The downside of homeschooling is pretty thrilling too. Like a psychological thriller. There are endless periods of anxiety where we question if we are teaching enough or if she is learning enough. We worry about whether we are teaching her the right things. Is she behind her peers? Is she ahead? Will she be able to make it in the adult world if I close up the books and use baking to teach her fractions instead? I can lie awake for hours pondering these questions while simultaneously googling for statistics, curriculum, and homeschool support networks.

There are also days where nobody wants to do anything at all. The baby is cranky, the six year old is determined to watch Netflix until her eyes fall out of her head and her brain turns into zombie mush. There are days so packed with social activities that we forget to do spelling, or math, or to read. It’s feast or famine around here with almost everything.

Some weeks my daughter will be obsessed with math. It’s math from morning to night.  Meanwhile I will fret over her undone phonics workbook pages and reading practice. The very next week she will hate math telling me it’s boring or too hard and she will want to read everything she can get her hands on including the small print on the dog food bag. I then, of course, fret over her unfinished math worksheets and fall into despair over whether or not this first grade math failure will prevent her from acceptance into MIT.

There are entire days devoted to art, music, and cinema. These days I will congratulate myself for exposing her to culture, imagination, and creativity. Then I will berate myself for neglecting the three r’s.

Other days will be about science and history and the all mighty playground. On these days I will fret about how messy my house is becoming and about how I have no time to myself anymore. I’ll worry that the baby is being shuffled around from place to place and doesn’t have the nap schedule she deserves or needs. I will look around and realize that the homeschool stuff is taking over every room of the house and wonder if we really need all of these items to produce a well-rounded education. In the next moment I’ll worry we don’t have enough stuff or that maybe I have invested in all of the wrong items. There is always the sense that we could do more or could do better.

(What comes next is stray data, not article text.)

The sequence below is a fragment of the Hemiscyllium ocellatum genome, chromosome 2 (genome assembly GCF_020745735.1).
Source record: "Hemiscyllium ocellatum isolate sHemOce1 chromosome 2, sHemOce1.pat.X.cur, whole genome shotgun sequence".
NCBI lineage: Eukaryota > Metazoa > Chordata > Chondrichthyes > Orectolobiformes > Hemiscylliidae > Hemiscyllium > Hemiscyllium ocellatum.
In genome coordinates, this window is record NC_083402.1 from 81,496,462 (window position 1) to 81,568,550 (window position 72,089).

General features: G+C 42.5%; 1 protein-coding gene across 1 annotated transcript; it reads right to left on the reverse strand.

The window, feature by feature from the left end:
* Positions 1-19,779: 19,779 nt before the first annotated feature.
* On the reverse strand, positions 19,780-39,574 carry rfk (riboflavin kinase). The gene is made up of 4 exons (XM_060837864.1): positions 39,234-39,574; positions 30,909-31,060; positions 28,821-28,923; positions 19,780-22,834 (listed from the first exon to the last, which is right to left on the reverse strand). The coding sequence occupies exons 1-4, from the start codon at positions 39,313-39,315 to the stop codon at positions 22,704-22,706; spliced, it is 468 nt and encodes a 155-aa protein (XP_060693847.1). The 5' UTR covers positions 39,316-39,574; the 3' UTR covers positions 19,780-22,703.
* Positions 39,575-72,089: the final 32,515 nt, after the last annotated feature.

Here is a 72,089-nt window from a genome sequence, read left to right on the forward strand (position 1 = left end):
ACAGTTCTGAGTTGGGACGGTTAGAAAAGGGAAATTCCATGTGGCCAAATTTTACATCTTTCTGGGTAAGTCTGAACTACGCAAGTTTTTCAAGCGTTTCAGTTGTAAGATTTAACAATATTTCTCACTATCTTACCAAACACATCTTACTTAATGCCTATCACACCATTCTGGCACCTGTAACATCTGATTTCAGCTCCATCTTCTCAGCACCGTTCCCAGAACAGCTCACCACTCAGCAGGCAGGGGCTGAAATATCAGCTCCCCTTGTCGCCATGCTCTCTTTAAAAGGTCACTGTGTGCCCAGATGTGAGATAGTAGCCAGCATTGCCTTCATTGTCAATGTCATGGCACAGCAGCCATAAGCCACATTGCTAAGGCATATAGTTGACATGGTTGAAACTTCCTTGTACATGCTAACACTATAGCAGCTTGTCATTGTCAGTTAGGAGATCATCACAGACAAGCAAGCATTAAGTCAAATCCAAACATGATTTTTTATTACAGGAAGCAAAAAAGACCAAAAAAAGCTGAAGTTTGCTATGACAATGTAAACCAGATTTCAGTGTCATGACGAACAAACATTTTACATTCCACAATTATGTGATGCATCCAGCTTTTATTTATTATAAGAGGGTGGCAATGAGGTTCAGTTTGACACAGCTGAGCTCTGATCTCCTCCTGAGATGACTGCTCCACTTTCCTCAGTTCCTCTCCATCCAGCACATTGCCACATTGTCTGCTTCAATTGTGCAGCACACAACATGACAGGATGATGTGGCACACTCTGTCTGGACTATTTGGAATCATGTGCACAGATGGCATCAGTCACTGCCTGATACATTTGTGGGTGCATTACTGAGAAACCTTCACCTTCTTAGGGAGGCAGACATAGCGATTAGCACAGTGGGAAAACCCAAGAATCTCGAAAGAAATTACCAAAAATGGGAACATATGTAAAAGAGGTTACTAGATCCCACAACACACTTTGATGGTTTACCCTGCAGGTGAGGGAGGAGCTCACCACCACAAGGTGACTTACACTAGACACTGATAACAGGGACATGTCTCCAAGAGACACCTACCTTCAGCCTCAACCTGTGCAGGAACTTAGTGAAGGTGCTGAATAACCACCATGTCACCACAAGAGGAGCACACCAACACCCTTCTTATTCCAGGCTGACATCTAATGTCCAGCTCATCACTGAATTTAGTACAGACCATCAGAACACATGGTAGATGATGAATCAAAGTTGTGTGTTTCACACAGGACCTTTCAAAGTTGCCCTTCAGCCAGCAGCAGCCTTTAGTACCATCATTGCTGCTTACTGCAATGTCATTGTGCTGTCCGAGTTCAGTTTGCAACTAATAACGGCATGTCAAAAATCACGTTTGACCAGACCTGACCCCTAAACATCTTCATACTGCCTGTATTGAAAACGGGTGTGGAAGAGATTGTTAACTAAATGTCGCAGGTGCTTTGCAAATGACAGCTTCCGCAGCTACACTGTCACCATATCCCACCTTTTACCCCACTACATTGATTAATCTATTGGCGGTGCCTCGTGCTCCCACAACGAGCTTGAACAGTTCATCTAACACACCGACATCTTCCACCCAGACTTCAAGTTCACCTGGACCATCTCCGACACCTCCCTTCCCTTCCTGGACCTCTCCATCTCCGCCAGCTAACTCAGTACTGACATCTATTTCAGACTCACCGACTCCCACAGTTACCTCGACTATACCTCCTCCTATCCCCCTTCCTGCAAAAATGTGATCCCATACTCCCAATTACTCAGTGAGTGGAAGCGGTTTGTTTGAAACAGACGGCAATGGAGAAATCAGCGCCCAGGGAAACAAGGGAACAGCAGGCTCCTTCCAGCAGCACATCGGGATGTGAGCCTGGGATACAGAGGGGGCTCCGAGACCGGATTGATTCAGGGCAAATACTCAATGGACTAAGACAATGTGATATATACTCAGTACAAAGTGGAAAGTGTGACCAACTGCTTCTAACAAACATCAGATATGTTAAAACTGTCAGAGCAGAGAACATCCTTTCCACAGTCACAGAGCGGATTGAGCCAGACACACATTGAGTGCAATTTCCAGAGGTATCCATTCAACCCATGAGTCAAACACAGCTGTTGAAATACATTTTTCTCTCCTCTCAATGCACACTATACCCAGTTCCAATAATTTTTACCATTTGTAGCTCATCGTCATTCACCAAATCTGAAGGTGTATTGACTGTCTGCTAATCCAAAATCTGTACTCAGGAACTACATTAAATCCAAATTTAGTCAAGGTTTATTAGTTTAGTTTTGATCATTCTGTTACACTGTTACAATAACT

Homeschooling is a roller coaster ride. I’m hoping over time the anxiety will settle and our schedule will become more consistent. I’m also hoping to learn to accept the ebb and flow and develop a stronger faith in the idea that things will turn out all right in the end. So far, none of us have wanted to get off the roller coaster, no matter how scary it gets, so I guess that speaks volumes about the experiment we are conducting. Tiny-Small said it best the other day when she was  clad in her pajamas at 1pm and eating chocolate while building a house out of gumdrops and toothpicks, “I’d never be able to do this if I was in school right now!” I picked up a chunk of her Rice Krispies earth model we had cut in half the night before, bit into it and said, “You got that right, Kid!”

Sometimes I Want The Biggest Piece Of Cake

A few years ago I was watching my husband serve cake and I noticed that he gave himself the biggest piece. I started paying more attention to how things were distributed. When I made dinner (or dessert) I gave my husband or my daughter the most, the biggest, the best looking, and let’s be honest, the least burnt of whatever I was making. I kind of just assumed that was what every cook did. Not my husband. He gave himself the prime choice.